nytheatre.com review by Martin Denton
March 4, 2006
There is much to admire in Phenomenon, the collaboration between director Alyse Rothman, playwright Gordon Cox, and composer Lance Horne that has just opened after several years of development at HERE. Horne's music would definitely sit at the top of my list: an ethereal, moody, evocative underscoring upon which sit a surprising set of songs, usually played on the guitar by Marshall York, that transform this piece from a routine play to a quirky sort-of musical where characters sometimes sing their inner thoughts for no other reason than that this is a very unusual day.
That, at least, is how Phenomenon seems at its beginning. It's May 17, 1980 in Southwestern Washington State, and all indications are that this will be a day like all others, as we watch the play's four characters emerge from sleep and go through their morning rituals of shaving, brushing teeth, and so on. They converge at a diner: Christine, whose mother owns the restaurant, is its reluctant proprietress and cook; Michael is her employee; Mark, a geologist, is involved in observations of nearby Mount St. Helens; and Mary, his wife, is a journalist in search of a big story and senses that her husband might just be sitting on top of one.
Then a mysterious, nameless Cowboy sidles in, with guitar but apparently little else to his name, singing. And soon Mary and Christine are singing too. A butterfly flutters nearby and Michael catches it inside one of the coffee pots; we "see" the butterfly in the form of a dancer doing ballet moves just behind the diner scene. We understand that, by any measure, this is no ordinary day.
It is, in fact, the day before the eruption, an eventuality that Mark and others have been tracking for a long time. Citizens in the area have been warned, but inadequately; a "caravan" has been organized to allow people with cabins around the lake near the mountain to clear out their possessions, but there's not the sense of urgency that hindsight tells us there should have been. The dancer turns into a seismograph at Mark's site near the volcano. There's lots of activity coarsing through her legs.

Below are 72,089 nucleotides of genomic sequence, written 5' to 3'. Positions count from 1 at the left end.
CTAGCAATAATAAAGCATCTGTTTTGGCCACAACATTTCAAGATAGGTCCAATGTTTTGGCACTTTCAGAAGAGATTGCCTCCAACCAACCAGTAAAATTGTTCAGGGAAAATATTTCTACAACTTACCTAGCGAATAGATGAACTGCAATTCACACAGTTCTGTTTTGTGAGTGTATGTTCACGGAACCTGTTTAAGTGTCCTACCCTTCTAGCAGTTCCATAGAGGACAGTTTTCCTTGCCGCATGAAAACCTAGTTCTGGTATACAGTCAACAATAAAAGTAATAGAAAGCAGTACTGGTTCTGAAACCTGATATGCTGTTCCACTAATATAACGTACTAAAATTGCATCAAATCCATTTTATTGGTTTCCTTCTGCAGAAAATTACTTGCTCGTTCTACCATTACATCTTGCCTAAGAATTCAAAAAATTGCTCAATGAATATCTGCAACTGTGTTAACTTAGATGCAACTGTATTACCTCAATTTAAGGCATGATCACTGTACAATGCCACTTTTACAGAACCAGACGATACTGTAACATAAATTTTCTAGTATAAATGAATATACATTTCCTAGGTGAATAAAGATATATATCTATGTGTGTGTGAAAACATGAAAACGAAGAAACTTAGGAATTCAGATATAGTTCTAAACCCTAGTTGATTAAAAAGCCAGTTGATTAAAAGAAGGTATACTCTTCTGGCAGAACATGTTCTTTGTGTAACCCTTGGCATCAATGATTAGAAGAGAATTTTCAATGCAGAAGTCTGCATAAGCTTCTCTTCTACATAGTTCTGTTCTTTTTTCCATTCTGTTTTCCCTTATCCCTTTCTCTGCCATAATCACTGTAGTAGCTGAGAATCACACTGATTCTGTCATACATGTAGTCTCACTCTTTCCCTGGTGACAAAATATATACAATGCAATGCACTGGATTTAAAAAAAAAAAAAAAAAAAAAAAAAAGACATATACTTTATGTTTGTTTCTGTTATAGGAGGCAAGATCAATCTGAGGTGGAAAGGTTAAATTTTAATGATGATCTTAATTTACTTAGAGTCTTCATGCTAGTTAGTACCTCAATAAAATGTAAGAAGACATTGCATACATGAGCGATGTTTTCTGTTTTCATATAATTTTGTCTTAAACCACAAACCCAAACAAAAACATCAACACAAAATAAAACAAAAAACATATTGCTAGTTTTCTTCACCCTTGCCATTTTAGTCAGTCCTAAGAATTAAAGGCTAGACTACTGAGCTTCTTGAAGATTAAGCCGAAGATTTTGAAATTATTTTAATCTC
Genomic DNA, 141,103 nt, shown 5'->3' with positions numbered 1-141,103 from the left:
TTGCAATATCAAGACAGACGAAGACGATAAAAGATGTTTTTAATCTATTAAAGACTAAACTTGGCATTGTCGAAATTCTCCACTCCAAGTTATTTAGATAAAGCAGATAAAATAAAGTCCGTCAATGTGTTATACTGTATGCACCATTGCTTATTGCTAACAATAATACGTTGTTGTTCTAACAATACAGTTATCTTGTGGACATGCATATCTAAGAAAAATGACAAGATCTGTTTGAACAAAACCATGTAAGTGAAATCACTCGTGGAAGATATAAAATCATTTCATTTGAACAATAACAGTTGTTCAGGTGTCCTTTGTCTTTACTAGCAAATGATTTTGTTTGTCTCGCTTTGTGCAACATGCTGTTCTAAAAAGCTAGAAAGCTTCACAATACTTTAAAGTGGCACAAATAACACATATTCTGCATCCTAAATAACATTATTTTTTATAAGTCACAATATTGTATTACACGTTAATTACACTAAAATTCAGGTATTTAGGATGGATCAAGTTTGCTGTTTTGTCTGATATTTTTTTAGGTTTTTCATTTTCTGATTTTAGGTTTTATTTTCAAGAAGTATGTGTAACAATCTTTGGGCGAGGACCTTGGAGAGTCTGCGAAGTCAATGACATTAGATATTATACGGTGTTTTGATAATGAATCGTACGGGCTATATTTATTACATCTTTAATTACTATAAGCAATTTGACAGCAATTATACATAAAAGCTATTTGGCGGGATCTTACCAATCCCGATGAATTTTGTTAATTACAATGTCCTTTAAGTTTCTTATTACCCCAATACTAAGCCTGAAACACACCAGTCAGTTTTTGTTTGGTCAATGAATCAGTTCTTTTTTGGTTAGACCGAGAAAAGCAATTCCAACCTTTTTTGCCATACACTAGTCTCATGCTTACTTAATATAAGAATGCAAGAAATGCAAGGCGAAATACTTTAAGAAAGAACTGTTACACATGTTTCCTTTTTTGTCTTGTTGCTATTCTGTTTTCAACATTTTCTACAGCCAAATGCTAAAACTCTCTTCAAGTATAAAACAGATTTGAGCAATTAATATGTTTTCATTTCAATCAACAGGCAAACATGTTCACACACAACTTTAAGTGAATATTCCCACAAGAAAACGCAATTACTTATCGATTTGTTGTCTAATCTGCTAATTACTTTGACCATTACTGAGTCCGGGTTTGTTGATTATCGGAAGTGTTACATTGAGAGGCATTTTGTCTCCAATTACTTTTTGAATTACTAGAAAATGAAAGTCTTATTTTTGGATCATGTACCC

This is terrific terrain for theatre, timely in the aftermath of 9/11 and all the more so six months after Hurricane Katrina (which had not happened when Rothman conceived the piece three years ago). Even though we know how Phenomenon must climax, Rothman and Cox build suspense and interest very effectively. The geologist and his wife are having troubles in their relationship, which she attempts to rectify by following him to the (potentially very dangerous) site. Christine hates the diner and wants to run away to Seattle and become a singer; perhaps the enigmatic Cowboy is her ticket out?
And then It Happens, by which I mean Mount St. Helens erupts. And here's where Phenomenon falters, for It barely happens at all, doesn't even register. We're aware that the catastrophe has occurred and that at least one of our characters has been killed as a result, but a feeling of something bigger than any of them—a sense of a phenomenon, as the title infers—is absent. The denouement, which feels long in Cox's script, fails to supply this as well.
So I was left with a burning question: what about this event was interesting to the creators of the piece? I can imagine all kinds of resonances (and I've suggested two of them a few paragraphs above), but no leaps or connections get made here. Instead, the play caves in on itself, fretting about the fortunes of characters who, before the explosion, seem merely archetypal.
Now it occurs to me that the performance I saw, or the production that Rothman and Company have arrived it, falls short of what was planned. There's a credit for projections and animation in the program and much is made in press materials of a multimedia component, yet none of these was present in what I saw. Did stuff malfunction, or just not come to pass? [Note: A revised press release received from the show's publicist, after opening night, eliminates credits for costume design, sound design, properties, and projections and animation. - Editor]
The set designed by Michael V. Moore is spare, save the richly detailed diner; perhaps something a bit less abstract would have helped make the depiction of the eruption a less subtle experience.
As things are, I love the idea of the dancer (Becka Vargus is her name) serving as Mark's equipment; I love the songs (especially when performed by Rebecca Hart as Christine and Marshall York as the Cowboy); I love the blend of science and story in Cox's script. And York, Michael Lopez (as Michael), and especially Michael Urie (as Mark, in whom, alone among the characters, the conflict between trivial exigencies of life and massive unstoppable natural events is actually manifested) do expert, affecting work here.
But Phenomenon, despite the very evident enormous amount of time and effort expended on its development, does not achieve the transcendence that its promising concept portends, and that finally is a disappointment.